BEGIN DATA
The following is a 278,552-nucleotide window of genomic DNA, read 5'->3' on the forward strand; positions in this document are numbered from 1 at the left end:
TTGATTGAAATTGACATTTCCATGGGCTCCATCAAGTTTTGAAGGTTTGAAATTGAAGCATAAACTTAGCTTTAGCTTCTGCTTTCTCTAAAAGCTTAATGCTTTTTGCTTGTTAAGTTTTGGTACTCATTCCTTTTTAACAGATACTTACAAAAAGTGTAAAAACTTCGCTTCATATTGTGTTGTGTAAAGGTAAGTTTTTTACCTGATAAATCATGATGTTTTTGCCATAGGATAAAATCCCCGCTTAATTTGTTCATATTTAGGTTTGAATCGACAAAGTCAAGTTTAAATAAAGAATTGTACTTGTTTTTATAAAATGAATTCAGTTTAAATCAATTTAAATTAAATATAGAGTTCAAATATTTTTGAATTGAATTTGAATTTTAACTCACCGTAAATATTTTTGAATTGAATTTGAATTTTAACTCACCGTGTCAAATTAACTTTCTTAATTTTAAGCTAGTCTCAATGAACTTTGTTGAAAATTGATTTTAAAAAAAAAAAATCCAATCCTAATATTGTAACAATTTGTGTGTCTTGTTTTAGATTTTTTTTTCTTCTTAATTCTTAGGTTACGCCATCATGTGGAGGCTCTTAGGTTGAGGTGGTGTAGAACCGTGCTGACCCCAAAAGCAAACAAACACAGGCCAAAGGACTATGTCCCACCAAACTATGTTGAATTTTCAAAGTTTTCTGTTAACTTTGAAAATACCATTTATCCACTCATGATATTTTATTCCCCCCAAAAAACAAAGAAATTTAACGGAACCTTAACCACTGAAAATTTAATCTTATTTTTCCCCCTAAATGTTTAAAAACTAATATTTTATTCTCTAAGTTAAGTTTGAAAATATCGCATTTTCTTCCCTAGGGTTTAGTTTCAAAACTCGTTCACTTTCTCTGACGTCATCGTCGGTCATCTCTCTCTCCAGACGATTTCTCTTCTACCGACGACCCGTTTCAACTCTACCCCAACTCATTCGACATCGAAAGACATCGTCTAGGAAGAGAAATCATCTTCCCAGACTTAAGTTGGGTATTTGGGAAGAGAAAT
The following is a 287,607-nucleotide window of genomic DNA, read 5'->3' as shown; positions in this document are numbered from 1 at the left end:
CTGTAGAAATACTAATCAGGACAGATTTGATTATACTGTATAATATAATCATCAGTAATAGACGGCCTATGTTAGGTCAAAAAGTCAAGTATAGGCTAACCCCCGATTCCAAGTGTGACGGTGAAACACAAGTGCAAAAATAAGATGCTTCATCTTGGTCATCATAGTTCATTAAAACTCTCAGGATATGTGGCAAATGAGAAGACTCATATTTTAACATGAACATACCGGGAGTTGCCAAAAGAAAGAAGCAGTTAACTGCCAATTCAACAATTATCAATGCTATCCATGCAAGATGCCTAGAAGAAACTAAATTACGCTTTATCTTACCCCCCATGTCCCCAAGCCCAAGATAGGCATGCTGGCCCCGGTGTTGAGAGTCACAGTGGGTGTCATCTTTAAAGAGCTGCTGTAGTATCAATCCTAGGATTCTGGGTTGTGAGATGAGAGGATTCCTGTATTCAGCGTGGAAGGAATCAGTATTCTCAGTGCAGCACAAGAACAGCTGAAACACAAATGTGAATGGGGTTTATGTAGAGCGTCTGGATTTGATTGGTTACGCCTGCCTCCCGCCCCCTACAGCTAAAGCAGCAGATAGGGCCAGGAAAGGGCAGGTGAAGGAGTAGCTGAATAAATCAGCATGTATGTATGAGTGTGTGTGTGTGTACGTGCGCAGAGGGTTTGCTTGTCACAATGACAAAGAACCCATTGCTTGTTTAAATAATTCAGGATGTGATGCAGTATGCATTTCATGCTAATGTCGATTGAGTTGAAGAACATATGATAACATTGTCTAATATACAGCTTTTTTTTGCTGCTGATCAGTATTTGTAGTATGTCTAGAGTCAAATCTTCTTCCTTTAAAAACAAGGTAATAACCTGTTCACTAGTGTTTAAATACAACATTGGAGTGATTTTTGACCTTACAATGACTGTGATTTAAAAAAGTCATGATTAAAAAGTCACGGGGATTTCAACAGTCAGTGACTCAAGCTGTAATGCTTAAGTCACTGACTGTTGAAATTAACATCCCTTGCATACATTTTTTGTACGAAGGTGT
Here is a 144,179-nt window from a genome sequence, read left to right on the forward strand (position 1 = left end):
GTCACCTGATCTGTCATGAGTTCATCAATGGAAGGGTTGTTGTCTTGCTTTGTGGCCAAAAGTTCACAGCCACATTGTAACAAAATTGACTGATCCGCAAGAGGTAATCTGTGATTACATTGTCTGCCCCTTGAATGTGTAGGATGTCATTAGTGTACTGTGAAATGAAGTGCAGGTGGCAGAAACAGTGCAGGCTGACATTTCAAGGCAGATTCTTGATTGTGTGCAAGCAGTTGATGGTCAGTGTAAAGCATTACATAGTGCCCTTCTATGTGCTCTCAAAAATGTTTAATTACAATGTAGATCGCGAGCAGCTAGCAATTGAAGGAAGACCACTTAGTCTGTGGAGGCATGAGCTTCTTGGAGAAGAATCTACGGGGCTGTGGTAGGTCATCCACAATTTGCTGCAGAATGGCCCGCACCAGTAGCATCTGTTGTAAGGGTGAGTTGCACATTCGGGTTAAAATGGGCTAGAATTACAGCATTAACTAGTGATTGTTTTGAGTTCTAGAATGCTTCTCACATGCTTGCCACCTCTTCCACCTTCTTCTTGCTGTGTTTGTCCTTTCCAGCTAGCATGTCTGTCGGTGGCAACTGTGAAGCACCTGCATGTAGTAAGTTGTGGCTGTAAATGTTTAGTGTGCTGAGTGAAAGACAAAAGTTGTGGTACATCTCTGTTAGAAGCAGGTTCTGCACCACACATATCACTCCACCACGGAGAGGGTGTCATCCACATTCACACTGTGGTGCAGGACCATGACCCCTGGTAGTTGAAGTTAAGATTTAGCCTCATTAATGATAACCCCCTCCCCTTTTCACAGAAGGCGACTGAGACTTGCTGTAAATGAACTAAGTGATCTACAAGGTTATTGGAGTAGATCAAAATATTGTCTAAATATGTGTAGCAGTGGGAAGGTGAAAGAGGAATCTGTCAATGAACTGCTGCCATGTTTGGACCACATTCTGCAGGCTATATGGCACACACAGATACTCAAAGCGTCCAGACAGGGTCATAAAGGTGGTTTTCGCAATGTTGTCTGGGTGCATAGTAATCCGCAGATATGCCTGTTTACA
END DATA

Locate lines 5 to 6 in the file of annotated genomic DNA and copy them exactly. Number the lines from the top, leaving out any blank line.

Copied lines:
Here is a 144,179-nt window from a genome sequence, read left to right on the forward strand (position 1 = left end):
GTCACCTGATCTGTCATGAGTTCATCAATGGAAGGGTTGTTGTCTTGCTTTGTGGCCAAAAGTTCACAGCCACATTGTAACAAAATTGACTGATCCGCAAGAGGTAATCTGTGATTACATTGTCTGCCCCTTGAATGTGTAGGATGTCATTAGTGTACTGTGAAATGAAGTGCAGGTGGCAGAAACAGTGCAGGCTGACATTTCAAGGCAGATTCTTGATTGTGTGCAAGCAGTTGATGGTCAGTGTAAAGCATTACATAGTGCCCTTCTATGTGCTCTCAAAAATGTTTAATTACAATGTAGATCGCGAGCAGCTAGCAATTGAAGGAAGACCACTTAGTCTGTGGAGGCATGAGCTTCTTGGAGAAGAATCTACGGGGCTGTGGTAGGTCATCCACAATTTGCTGCAGAATGGCCCGCACCAGTAGCATCTGTTGTAAGGGTGAGTTGCACATTCGGGTTAAAATGGGCTAGAATTACAGCATTAACTAGTGATTGTTTTGAGTTCTAGAATGCTTCTCACATGCTTGCCACCTCTTCCACCTTCTTCTTGCTGTGTTTGTCCTTTCCAGCTAGCATGTCTGTCGGTGGCAACTGTGAAGCACCTGCATGTAGTAAGTTGTGGCTGTAAATGTTTAGTGTGCTGAGTGAAAGACAAAAGTTGTGGTACATCTCTGTTAGAAGCAGGTTCTGCACCACACATATCACTCCACCACGGAGAGGGTGTCATCCACATTCACACTGTGGTGCAGGACCATGACCCCTGGTAGTTGAAGTTAAGATTTAGCCTCATTAATGATAACCCCCTCCCCTTTTCACAGAAGGCGACTGAGACTTGCTGTAAATGAACTAAGTGATCTACAAGGTTATTGGAGTAGATCAAAATATTGTCTAAATATGTGTAGCAGTGGGAAGGTGAAAGAGGAATCTGTCAATGAACTGCTGCCATGTTTGGACCACATTCTGCAGGCTATATGGCACACACAGATACTCAAAGCGTCCAGACAGGGTCATAAAGGTGGTTTTCGCAATGTTGTCTGGGTGCATAGTAATCCGCAGATATGCCTGTTTACA